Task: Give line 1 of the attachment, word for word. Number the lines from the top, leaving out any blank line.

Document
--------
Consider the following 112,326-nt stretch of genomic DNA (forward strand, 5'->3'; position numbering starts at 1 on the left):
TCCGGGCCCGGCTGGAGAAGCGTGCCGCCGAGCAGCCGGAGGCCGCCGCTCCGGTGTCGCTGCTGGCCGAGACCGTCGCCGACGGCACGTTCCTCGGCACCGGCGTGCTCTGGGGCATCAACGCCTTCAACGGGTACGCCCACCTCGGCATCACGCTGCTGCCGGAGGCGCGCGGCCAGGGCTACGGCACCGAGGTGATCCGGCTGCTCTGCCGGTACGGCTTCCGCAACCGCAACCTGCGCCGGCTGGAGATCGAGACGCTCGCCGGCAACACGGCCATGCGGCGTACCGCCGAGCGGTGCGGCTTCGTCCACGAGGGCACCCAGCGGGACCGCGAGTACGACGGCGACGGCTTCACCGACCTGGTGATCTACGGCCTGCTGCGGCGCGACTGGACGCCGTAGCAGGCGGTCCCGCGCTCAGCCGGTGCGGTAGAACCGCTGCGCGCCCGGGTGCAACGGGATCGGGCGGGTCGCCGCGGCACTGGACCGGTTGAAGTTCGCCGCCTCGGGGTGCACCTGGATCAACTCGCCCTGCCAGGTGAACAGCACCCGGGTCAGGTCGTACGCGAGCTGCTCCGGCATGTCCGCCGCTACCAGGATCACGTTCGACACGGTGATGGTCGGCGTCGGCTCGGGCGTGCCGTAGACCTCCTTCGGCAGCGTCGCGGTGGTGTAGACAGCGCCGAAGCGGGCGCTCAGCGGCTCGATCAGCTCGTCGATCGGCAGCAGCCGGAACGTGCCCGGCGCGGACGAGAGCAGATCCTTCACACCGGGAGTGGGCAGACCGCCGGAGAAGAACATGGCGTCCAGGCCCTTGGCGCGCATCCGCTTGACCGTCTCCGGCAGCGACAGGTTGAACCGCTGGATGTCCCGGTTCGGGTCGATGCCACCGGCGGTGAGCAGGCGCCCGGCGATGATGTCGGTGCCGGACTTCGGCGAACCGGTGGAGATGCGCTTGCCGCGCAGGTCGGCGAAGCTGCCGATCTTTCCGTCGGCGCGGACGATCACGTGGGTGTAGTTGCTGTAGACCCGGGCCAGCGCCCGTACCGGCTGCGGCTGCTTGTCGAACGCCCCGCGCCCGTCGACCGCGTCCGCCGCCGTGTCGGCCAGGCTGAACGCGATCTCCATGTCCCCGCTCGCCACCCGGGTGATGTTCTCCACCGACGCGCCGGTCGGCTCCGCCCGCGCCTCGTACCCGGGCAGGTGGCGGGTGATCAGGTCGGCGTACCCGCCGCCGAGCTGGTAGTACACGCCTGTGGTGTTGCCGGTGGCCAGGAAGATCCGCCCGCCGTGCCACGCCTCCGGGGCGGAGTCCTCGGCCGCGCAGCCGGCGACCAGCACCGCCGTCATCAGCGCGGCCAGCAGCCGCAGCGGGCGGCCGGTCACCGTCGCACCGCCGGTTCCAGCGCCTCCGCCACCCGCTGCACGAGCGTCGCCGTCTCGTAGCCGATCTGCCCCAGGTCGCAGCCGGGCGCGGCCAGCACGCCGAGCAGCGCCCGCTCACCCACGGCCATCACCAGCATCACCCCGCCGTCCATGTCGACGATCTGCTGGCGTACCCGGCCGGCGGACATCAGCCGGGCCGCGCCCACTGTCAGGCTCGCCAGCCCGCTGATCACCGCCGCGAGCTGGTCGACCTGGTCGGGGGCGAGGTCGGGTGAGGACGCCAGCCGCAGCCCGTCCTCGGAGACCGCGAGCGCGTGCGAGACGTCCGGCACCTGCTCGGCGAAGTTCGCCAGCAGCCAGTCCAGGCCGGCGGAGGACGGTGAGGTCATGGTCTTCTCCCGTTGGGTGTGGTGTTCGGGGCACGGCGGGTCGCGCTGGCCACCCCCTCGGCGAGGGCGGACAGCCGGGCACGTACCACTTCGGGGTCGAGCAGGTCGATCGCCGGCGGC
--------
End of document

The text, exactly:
Consider the following 112,326-nt stretch of genomic DNA (forward strand, 5'->3'; position numbering starts at 1 on the left):